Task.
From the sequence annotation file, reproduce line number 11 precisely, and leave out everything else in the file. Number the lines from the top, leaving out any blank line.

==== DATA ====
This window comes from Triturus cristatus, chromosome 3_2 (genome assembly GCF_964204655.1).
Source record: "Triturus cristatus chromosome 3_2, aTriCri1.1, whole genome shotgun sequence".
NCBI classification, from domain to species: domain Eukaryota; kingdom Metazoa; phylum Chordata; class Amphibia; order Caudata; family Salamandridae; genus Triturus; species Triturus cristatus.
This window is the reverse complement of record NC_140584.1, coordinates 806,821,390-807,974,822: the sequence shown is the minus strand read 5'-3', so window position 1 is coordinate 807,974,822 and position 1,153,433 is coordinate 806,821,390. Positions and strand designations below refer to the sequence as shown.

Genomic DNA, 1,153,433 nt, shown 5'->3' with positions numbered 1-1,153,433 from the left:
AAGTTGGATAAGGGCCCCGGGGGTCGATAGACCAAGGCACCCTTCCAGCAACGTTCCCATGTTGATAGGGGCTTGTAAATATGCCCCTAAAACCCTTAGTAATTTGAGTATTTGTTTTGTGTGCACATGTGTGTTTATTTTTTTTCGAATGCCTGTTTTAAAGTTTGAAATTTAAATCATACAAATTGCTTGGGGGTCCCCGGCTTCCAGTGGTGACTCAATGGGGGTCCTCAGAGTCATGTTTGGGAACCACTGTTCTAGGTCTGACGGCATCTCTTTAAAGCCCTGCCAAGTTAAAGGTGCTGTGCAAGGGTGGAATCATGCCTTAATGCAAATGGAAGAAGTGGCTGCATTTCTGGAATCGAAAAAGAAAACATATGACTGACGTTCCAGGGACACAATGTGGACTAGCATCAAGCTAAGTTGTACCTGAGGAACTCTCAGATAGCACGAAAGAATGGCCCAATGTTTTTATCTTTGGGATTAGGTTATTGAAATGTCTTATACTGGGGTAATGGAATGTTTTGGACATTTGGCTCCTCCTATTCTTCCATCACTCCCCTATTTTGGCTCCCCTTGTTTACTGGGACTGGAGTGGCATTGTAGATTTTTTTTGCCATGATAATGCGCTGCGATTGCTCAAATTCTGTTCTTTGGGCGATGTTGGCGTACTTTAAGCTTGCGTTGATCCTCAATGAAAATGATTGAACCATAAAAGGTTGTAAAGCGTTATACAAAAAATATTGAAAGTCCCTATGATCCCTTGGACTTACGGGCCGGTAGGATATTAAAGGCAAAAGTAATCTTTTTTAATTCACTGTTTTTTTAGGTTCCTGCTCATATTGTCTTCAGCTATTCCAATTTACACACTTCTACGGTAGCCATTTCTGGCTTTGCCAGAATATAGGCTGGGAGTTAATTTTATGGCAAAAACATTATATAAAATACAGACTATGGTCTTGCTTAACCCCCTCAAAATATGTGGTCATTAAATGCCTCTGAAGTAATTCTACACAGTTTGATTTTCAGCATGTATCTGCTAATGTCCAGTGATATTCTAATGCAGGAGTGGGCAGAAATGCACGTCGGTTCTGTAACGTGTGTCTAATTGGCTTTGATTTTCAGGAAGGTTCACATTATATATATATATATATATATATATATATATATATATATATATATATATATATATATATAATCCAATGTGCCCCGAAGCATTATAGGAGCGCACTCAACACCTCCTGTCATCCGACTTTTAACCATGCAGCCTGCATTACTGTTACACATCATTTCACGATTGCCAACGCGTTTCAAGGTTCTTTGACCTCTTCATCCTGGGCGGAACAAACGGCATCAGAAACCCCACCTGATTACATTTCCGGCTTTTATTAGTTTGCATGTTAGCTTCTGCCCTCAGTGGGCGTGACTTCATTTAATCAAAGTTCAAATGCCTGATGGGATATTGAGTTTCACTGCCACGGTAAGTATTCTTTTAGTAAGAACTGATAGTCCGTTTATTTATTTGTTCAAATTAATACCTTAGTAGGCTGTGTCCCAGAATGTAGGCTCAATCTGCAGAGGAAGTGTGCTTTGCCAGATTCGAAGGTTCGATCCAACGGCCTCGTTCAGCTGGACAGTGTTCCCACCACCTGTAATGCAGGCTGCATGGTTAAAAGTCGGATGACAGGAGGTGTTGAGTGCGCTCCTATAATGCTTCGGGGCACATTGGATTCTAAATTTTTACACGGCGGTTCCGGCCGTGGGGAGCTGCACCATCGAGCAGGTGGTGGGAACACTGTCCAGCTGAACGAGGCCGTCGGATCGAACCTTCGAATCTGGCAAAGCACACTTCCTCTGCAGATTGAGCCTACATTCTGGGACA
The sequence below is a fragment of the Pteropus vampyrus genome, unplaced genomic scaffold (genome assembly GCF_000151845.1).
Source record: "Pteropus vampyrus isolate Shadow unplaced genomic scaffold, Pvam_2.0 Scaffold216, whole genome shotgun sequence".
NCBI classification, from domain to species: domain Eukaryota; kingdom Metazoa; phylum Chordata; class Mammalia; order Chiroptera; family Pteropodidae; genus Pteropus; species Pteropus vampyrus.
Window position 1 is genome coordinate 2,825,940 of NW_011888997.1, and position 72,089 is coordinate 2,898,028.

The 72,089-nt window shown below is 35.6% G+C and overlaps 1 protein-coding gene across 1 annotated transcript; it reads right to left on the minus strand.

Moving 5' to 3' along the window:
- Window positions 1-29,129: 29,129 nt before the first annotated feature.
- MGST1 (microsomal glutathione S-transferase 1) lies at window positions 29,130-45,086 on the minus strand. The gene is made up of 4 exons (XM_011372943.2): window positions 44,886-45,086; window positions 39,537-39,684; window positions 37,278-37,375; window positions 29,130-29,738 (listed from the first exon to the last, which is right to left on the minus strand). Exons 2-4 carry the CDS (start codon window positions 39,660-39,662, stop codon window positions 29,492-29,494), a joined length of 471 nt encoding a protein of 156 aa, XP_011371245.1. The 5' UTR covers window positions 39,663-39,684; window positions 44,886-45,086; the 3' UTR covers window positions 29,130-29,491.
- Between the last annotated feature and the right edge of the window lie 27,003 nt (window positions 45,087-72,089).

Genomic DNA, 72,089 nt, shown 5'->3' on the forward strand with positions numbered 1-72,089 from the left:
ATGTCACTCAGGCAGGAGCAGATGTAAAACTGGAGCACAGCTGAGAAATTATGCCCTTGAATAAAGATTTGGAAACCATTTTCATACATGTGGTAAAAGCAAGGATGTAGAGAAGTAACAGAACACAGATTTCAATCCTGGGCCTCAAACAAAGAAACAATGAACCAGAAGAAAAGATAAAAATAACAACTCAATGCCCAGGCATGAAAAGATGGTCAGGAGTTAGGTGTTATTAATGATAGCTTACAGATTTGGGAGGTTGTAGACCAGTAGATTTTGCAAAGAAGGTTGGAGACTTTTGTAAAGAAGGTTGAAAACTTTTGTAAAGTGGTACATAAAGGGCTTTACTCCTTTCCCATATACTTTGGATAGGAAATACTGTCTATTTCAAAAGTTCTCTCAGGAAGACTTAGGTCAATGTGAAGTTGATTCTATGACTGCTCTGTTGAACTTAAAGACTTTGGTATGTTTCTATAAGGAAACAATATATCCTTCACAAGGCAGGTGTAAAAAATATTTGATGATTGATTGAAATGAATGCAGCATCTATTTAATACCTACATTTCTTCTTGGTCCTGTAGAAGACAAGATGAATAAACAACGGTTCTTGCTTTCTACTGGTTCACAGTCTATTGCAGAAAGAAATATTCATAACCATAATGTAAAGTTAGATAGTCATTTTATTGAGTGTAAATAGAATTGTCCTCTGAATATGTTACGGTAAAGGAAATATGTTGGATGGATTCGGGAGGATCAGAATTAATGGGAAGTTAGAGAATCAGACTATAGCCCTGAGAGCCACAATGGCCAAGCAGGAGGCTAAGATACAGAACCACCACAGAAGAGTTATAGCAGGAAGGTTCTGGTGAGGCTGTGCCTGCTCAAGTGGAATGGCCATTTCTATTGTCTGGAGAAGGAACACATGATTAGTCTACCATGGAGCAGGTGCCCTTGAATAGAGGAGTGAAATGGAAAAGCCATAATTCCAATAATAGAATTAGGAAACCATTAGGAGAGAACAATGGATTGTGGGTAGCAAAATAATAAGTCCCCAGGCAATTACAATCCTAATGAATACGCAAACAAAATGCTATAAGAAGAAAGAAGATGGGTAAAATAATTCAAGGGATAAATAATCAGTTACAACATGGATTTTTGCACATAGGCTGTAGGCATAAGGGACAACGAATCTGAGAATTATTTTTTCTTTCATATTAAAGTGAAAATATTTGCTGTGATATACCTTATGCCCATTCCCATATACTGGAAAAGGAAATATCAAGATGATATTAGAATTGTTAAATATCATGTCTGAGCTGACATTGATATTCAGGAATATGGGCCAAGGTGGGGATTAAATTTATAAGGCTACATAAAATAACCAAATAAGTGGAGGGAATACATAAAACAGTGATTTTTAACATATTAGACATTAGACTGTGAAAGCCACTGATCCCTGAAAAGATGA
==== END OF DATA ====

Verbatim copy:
The 72,089-nt window shown below is 35.6% G+C and overlaps 1 protein-coding gene across 1 annotated transcript; it reads right to left on the minus strand.